Thursday, September 09, 2010

Dearth of the Cool

Gorilla Bananas has catalogued the disappointing career of sunny Swede Ulrika Jonsson. I shuddered - not because I've met Ms Jonsson, but because she cost me my fleeting Cool.

The quest for Cool is futile. Like Celticity, you either have it or you have not. We Welsh are effortless Celts.

Despite living only a few miles from the English and even having a lot of them all over the place back home, we remain relaxed in our sexual license, enthusiasm for herbs, proliferation of dark-haired plump women and speaking of an Xtreme language ("So, you change the endings of your words, do you? Well, we change the endings, middle and beginnings. Ha! let's see your dictionary help you now, Herr learner?").

Our Scotch cousins try too hard, what with the skirling, man-skirts and sheep guts. That work-ethic marks them out as Calvin's Krauts. They even grow kale, although health statistics suggest they don't eat it.

So to Cool. Like the joy of drink, it's easier to describe than to define. If we take the important stuff:

  • Jazz - yes; jazz fans - no.
  • World music - yes; your own folk music - no.
  • Unthinking Left - yes; any sort of Right - no.
  • Tea is cool; coffee is for those who can't cope.

I was once in the happy position of having Cool thrust upon me. On a weekend in London I ambled into HMV on Oxford St to buy some t-shirts. It was uncool to buy records there - that's what small shops in Soho are for. The HMV staff were nonetheless fairly cool, belonging as they did loosely to the class of what Americans call "record-store clerks".

Thrumming through the racks of the usual Pop Art sludge and '68 slogans, I struck medium-sized gold. It was a promotional t-shirt for the "What a Wonderful World" duet by Nick Cave and Shane MacGowan.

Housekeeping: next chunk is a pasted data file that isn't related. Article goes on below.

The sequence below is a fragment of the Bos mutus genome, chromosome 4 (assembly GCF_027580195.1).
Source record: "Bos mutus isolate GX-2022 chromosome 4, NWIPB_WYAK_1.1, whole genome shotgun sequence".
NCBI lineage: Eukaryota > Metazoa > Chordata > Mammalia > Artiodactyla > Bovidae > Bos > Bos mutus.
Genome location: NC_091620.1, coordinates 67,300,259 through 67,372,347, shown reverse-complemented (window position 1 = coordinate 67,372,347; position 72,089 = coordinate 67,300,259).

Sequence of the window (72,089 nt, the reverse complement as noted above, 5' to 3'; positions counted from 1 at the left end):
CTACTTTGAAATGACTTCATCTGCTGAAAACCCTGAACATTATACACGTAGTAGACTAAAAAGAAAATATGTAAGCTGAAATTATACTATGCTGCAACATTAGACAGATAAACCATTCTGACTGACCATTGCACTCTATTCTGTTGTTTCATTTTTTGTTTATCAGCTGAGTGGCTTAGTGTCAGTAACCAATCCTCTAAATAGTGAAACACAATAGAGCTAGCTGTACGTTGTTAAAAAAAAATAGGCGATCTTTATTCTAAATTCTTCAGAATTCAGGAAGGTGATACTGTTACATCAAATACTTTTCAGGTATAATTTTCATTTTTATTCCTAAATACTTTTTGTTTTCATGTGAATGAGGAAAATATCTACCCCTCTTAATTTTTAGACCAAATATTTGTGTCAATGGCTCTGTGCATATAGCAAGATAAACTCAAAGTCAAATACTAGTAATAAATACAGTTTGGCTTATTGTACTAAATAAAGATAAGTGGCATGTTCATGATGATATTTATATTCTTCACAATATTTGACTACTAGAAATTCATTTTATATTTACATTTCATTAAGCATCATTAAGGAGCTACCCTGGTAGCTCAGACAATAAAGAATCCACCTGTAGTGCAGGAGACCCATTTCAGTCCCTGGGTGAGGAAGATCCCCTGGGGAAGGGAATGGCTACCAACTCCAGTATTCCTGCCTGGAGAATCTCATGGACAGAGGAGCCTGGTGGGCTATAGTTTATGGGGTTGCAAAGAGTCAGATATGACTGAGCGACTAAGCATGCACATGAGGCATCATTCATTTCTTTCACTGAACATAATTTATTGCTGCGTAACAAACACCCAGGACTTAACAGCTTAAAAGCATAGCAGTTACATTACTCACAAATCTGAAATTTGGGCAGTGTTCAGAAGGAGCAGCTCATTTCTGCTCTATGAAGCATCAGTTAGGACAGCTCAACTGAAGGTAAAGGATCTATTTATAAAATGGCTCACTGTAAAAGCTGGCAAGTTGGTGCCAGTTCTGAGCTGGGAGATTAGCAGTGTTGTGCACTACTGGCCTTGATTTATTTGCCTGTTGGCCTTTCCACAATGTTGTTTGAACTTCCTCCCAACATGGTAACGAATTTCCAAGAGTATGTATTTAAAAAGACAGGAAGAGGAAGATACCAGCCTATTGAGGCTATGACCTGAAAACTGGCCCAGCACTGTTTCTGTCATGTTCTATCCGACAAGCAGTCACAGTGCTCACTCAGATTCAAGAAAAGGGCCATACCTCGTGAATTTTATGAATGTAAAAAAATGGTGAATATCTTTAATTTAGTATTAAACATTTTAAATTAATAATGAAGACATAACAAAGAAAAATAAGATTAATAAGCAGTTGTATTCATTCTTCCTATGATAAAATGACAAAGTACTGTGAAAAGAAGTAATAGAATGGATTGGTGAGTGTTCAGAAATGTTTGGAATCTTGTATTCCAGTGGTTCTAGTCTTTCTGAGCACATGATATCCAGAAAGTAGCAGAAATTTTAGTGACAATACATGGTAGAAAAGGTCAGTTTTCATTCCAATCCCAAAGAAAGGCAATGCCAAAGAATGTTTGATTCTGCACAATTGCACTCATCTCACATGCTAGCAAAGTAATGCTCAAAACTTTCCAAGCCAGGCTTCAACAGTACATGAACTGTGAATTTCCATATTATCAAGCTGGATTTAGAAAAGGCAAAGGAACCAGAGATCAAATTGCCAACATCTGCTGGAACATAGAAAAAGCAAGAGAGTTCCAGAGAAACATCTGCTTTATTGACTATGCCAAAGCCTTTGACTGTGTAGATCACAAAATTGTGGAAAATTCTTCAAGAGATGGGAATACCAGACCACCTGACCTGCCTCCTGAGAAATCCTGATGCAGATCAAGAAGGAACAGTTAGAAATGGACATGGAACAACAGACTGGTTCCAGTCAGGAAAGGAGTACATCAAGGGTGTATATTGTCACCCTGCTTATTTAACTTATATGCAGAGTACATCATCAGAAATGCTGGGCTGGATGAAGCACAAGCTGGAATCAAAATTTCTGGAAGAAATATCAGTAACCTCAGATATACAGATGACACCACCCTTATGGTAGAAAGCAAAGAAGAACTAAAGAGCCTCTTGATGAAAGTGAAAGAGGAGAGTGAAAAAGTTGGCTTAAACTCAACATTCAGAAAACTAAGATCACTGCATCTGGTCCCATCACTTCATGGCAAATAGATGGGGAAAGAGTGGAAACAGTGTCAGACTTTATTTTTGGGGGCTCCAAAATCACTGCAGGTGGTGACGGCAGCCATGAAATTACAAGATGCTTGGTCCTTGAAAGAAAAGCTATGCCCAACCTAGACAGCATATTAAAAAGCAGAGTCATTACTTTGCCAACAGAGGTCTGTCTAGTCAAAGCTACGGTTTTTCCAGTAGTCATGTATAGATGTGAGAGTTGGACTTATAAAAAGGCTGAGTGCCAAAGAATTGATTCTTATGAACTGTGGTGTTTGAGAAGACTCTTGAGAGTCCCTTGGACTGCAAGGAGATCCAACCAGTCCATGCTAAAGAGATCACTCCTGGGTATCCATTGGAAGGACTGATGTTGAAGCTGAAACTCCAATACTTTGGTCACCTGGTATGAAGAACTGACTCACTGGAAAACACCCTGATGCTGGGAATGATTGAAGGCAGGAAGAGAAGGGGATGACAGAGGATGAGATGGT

It portrayed the two crooners sitting side-by-side and black & white in a public house, arms across one another's shoulders, cradling cigs and glasses of some refreshment.

It was perfect. The Cave/MacGowan version is my favourite song, the artwork was tasteful without being primly minimalist, and a master-stroke had printed all of this on an off-white background - the colour that all credible t-shirts aspire to. And it was the last one in the shop. Indeed, I've never seen one anywhere else, and it remains my most cherished non-human possession.

Elated, I picked up another t-shirt and headed for the till. Record-Store Clerk #1 took one look at Wonderful World and gave me an almost-approving glance. He showed my purchase to the smoky Berlin cadaver at the neighbouring till. Her lip flickered. Indie Cool beckoned.

I saw myself, a few weeks later, deconstructing and rerolling unfiltered Camels in the editorial office/fuckbox of a lower-case fanzine in West Hampstead, muttering "Yeah, but when I say Beefheart I'm thinking Snakefinger" and filing down tenor sax reeds with a straight razor. I'd even pass off my unpalatable right-wing views with a shrugged "Ask Joey Ramone".